that bread is attractive!
that's what i'm saying.
the result is different from a typical focaccia, as if the powdered sugar didn't lead your brains to realize. the crumb is soft and much more compact.
there's less holiness going on.
right out of the oven is truly the only way to eat this bread. the crust is crunch heaven, the crumb is warm and soft, the berries have melted into the crumb..a nice shower of powdered sugar and you're in business.
do not wait to eat.
if you need to wait til later today to eat it, don't make this. make chocolate cake.
so straight out of the oven , the blackberry focaccia equals a really nice experience.
next day? no, stop.
it'd be nice on a brunch table. it'd be cool with tea.
i had it before dinner and forced everyone around me to eat it..it's at its most delicious peak for crap sake, obviously i must force it on you.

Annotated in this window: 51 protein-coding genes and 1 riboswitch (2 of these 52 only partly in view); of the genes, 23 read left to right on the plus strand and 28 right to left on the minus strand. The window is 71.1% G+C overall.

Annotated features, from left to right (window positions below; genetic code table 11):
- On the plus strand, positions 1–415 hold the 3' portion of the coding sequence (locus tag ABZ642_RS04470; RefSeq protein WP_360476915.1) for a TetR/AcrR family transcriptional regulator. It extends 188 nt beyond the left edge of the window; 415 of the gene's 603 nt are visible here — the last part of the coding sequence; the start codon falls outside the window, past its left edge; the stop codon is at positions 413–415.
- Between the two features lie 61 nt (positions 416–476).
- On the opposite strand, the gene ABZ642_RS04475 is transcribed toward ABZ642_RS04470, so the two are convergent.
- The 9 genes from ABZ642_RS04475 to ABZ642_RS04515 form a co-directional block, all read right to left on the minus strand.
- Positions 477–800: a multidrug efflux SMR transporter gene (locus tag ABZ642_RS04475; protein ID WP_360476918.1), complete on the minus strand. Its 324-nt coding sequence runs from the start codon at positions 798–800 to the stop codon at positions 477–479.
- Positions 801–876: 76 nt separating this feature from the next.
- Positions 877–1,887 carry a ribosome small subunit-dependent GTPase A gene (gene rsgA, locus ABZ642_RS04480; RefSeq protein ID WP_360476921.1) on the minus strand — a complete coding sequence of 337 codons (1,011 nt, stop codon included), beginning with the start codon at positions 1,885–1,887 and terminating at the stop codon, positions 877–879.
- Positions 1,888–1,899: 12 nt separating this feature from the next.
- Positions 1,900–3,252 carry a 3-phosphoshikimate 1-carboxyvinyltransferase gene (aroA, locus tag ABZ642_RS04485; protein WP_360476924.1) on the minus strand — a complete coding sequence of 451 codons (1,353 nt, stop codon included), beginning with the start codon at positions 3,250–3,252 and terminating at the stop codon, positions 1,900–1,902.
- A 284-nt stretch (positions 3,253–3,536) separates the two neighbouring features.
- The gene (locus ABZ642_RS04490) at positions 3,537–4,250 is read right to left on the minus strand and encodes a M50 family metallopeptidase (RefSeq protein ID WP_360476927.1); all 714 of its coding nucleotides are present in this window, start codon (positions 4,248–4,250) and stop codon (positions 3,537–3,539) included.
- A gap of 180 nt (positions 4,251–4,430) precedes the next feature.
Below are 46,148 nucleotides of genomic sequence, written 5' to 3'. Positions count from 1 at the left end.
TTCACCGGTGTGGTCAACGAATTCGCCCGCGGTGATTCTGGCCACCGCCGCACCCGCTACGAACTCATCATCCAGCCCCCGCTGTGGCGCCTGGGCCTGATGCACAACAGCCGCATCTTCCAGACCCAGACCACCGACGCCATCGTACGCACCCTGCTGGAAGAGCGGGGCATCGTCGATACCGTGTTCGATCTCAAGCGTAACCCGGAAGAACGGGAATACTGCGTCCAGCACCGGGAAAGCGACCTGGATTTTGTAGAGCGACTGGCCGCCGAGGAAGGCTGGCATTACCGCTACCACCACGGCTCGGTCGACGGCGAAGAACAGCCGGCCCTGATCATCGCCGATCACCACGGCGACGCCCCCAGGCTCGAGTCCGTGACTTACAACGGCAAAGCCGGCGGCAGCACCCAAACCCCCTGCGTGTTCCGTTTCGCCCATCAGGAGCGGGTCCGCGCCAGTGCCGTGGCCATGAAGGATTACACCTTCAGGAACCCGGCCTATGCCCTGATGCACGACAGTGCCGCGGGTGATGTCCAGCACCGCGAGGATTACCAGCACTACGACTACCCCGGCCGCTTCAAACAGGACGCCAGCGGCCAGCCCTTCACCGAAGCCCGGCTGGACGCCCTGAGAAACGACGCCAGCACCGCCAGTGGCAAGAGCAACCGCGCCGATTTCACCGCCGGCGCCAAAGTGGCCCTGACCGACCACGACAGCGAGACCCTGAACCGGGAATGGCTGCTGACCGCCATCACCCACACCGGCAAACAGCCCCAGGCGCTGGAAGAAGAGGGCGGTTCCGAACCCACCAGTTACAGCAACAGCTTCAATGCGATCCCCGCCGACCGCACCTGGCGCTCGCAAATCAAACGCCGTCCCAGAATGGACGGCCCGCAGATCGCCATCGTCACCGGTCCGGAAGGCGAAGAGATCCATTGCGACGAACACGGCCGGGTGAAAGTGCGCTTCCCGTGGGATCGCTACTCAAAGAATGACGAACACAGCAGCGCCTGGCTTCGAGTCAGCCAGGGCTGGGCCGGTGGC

adapted from Nigel Slater's Ripe
3 1/4 cups (450g) bread flour
7g (about 2 tsp) instant yeast
1 tsp sea salt
1 tbsp sugar
1 1/2 cups warm water
8 oz blackberries
2 tbsp olive oil
2 tbsp demerara sugar (raw sugar)
confectioners' sugar for dusting
put the flour in a large bowl, add the yeast, sea salt, and then the sugar and warm water. mix with a wooden spoon. turn the dough out onto a generously floured board and knead lightly for 5 minutes or so (this can also be done in a kitchen aid fitted with a dough hook.)
once the dough feels elastic and "alive", put it into an olive oiled bowl, cover with a clean cloth or plastic wrap, and leave it to proof somewhere warm. it will take about an hour to double in size. once it has, punch it down to knock some of the air out. tip it into an oiled shallow baking pan about 12 inches in diameter or a rimmed baking sheet. gently knead half the blackberries into the dough, scattering the remaining ones on top. cover the dough once more and return it to a warm place to rise.
preheat the oven to 425 degreesF. once the dough has expanded to almost twice its size, drizzle over olive oil, scatter with the sugar and bake for 35-40 minutes until well-risen, golden brown, and crisp on top. it should feel springy when pressed. leave to cool slightly before dusting with confectioners' sugar. cut into thick wedges and eat while it is still warm. it will not keep for more than a few hours.